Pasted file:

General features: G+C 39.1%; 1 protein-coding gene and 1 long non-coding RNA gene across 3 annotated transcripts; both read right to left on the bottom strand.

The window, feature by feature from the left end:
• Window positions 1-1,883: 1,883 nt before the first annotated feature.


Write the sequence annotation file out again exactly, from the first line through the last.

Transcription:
General features: G+C 39.1%; 1 protein-coding gene and 1 long non-coding RNA gene across 3 annotated transcripts; both read right to left on the bottom strand.

The window, feature by feature from the left end:
• Window positions 1-1,883: 1,883 nt before the first annotated feature.